In the name of job creation and clean energy, the Obama administration has doled out billions of dollars in stimulus money to some of the nationâ€™s biggest polluters and granted them sweeping exemptions from the most basic form of environmental oversight, a Center for Public Integrity investigation has found.
Even a project at BPâ€™s maligned refinery in Texas City, Tex. â€” owner of the oil industryâ€™s worst safety record and site of a deadly 2005 explosion, as well as a benzene leak earlier this year â€” secured a waiver for the preliminary phase of a carbon capture and sequestration experiment involving two companies with past compliance problems. The primary firm has since dropped out of the project before it could advance to the second phase.Â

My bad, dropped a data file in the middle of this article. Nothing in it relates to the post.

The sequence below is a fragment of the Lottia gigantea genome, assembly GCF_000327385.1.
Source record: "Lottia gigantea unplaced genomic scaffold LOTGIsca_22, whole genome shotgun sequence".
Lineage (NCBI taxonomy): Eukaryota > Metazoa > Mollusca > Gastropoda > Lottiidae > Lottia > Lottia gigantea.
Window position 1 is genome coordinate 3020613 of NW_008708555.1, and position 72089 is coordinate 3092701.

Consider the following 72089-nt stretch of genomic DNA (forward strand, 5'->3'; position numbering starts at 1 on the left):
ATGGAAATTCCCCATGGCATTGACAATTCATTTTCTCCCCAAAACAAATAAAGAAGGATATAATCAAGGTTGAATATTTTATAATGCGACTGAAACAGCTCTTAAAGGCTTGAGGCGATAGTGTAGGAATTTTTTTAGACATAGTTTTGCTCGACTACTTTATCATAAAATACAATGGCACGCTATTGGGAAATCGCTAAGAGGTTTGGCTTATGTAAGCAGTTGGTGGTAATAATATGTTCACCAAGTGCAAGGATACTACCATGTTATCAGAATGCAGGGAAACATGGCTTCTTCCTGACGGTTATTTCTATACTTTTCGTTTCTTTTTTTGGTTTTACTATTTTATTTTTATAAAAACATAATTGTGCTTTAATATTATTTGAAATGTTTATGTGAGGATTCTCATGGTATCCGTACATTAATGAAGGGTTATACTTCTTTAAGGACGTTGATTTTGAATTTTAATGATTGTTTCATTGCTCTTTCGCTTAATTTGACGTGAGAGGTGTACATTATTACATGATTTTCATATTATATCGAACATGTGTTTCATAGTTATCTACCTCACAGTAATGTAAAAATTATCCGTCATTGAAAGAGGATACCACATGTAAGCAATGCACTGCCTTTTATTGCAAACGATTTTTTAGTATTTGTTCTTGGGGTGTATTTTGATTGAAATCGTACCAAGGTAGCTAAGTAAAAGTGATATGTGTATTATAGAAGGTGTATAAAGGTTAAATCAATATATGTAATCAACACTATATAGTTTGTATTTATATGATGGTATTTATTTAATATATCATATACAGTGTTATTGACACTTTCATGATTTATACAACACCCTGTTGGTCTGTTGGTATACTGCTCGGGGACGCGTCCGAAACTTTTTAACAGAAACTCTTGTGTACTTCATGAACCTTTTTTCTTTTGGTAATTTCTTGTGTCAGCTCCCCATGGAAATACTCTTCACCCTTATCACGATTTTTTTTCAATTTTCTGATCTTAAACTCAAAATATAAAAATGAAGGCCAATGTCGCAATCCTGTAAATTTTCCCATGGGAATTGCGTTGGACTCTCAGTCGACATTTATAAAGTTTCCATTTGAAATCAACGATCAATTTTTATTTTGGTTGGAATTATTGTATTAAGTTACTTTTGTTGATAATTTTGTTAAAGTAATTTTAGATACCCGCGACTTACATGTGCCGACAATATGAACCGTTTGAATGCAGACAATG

Agency officials who granted the exemptions told the Center that they do not have time in most cases to review the environmental compliance records of stimulus recipients, and do not believe past violations should affect pollutersâ€™ chances of winning stimulus money or the NEPA exclusions.
The so-called â€œstimulusâ€ funding came from the $787-billion legislation officially known as the American Recovery and Reinvestment Act, passed in February 2009.
Documents obtained by the Center show the administration has devised a speedy review process that relies on voluntary disclosures by companies to determine whether stimulus projects pose environmental harm. Corporate polluters often omitted mention of health, safety, and environmental violations from their applications. In fact, administration officials told the Center they chose to ignore companiesâ€™ environmental compliance records in making grant decisions and issuing NEPA exemptions, saying they considered such information irrelevant.